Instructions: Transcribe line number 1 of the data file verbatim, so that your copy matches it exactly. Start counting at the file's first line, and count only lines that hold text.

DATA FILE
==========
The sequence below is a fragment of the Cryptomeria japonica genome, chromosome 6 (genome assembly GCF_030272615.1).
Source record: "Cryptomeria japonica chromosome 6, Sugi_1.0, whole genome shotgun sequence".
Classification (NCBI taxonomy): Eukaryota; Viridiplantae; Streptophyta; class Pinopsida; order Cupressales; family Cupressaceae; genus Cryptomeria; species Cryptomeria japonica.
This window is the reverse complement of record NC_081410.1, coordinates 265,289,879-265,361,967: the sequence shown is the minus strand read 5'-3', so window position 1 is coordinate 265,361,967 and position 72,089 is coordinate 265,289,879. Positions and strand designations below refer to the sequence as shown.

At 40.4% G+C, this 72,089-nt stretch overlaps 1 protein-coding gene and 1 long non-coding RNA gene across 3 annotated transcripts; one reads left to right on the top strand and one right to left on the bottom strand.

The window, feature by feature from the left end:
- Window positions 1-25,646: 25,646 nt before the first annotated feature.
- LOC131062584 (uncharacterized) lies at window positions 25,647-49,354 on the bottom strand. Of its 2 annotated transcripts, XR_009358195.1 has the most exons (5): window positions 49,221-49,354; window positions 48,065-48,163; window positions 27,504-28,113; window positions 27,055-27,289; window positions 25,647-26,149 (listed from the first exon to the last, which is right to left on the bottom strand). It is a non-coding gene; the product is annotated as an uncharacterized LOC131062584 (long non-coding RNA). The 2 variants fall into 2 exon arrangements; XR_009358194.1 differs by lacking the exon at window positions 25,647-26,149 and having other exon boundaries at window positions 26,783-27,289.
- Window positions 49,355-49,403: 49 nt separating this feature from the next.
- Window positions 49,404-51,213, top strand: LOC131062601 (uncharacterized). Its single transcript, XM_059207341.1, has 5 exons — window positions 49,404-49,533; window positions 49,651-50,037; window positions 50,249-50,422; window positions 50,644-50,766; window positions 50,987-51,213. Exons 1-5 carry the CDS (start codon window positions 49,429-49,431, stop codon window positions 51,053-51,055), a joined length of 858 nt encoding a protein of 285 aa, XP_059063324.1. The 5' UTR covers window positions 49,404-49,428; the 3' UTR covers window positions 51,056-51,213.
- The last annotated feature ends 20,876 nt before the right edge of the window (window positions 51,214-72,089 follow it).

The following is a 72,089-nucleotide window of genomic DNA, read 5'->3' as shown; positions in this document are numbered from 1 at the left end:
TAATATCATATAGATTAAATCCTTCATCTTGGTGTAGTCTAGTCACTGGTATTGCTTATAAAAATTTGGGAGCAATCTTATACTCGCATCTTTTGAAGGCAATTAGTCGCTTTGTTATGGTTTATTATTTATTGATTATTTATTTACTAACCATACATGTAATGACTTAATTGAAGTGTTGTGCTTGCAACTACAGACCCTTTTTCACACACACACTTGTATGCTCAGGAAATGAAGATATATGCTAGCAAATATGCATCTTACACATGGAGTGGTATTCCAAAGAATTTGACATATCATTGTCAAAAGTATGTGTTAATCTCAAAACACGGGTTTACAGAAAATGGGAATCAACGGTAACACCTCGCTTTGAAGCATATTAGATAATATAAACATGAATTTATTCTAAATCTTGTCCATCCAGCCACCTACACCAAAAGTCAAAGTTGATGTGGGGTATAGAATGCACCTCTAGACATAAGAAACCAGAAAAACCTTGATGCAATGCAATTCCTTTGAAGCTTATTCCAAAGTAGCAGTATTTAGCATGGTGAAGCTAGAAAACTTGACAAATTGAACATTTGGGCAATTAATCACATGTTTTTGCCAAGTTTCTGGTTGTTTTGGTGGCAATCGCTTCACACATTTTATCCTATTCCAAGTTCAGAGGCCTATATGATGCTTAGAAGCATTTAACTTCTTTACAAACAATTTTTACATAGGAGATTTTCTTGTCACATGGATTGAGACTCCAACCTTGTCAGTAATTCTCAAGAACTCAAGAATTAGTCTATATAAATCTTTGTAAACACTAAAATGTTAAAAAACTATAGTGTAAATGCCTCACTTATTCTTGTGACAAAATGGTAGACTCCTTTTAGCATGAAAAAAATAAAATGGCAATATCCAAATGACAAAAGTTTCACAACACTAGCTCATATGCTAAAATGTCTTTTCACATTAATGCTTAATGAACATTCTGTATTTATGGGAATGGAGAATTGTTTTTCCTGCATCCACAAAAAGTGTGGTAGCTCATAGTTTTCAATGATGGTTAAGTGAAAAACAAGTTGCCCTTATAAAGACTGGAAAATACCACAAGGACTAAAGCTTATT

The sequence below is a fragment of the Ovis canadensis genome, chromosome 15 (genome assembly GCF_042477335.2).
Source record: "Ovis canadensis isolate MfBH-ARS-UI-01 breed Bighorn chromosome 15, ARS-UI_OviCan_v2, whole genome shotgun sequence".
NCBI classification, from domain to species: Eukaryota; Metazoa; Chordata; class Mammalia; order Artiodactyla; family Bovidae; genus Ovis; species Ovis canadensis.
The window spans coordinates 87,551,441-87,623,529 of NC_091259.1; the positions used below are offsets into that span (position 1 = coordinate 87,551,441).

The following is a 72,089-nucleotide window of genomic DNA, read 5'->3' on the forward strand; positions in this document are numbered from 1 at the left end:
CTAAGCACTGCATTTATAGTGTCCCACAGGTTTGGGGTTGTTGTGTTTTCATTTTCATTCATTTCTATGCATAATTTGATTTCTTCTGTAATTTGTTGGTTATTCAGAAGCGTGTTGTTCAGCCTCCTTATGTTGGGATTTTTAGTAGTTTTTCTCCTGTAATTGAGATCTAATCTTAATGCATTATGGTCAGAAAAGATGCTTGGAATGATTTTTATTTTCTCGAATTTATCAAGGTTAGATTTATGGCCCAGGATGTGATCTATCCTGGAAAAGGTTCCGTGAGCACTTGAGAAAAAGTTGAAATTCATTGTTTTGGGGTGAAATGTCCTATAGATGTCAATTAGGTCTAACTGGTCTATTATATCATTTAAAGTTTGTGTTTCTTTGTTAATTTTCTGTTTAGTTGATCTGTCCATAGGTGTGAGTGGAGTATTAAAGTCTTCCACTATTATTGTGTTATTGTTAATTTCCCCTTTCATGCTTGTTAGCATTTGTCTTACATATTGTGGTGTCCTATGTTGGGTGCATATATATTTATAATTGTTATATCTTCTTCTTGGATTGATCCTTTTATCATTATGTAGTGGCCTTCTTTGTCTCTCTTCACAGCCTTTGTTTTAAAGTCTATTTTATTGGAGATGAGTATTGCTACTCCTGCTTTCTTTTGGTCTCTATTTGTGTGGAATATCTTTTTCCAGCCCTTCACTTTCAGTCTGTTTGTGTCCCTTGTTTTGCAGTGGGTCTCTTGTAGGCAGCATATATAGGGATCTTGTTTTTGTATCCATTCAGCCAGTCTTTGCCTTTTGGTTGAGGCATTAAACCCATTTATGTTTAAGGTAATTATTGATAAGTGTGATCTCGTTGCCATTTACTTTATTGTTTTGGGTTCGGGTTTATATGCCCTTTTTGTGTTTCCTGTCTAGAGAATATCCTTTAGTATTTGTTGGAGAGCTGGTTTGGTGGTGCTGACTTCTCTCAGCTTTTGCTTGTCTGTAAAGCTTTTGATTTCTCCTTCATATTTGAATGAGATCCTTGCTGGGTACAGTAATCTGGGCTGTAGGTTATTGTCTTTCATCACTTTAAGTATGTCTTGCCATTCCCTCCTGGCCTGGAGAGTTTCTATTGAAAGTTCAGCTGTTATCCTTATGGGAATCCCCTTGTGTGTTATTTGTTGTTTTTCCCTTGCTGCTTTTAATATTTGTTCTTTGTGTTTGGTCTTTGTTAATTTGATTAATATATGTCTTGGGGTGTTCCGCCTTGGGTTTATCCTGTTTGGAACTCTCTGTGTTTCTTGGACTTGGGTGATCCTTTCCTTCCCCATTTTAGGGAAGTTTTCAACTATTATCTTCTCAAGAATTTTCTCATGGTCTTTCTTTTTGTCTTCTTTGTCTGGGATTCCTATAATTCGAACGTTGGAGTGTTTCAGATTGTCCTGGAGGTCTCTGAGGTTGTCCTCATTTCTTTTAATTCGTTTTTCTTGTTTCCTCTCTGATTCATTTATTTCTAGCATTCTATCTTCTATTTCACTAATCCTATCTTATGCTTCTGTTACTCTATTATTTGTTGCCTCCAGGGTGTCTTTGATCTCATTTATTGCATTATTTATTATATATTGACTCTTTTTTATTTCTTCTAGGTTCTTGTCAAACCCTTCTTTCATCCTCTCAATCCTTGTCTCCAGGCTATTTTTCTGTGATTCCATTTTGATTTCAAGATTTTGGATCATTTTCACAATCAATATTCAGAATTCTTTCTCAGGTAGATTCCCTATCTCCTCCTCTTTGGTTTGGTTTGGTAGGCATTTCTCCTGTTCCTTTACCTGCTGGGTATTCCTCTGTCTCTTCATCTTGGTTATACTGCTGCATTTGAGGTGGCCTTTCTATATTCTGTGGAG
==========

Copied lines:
The sequence below is a fragment of the Cryptomeria japonica genome, chromosome 6 (genome assembly GCF_030272615.1).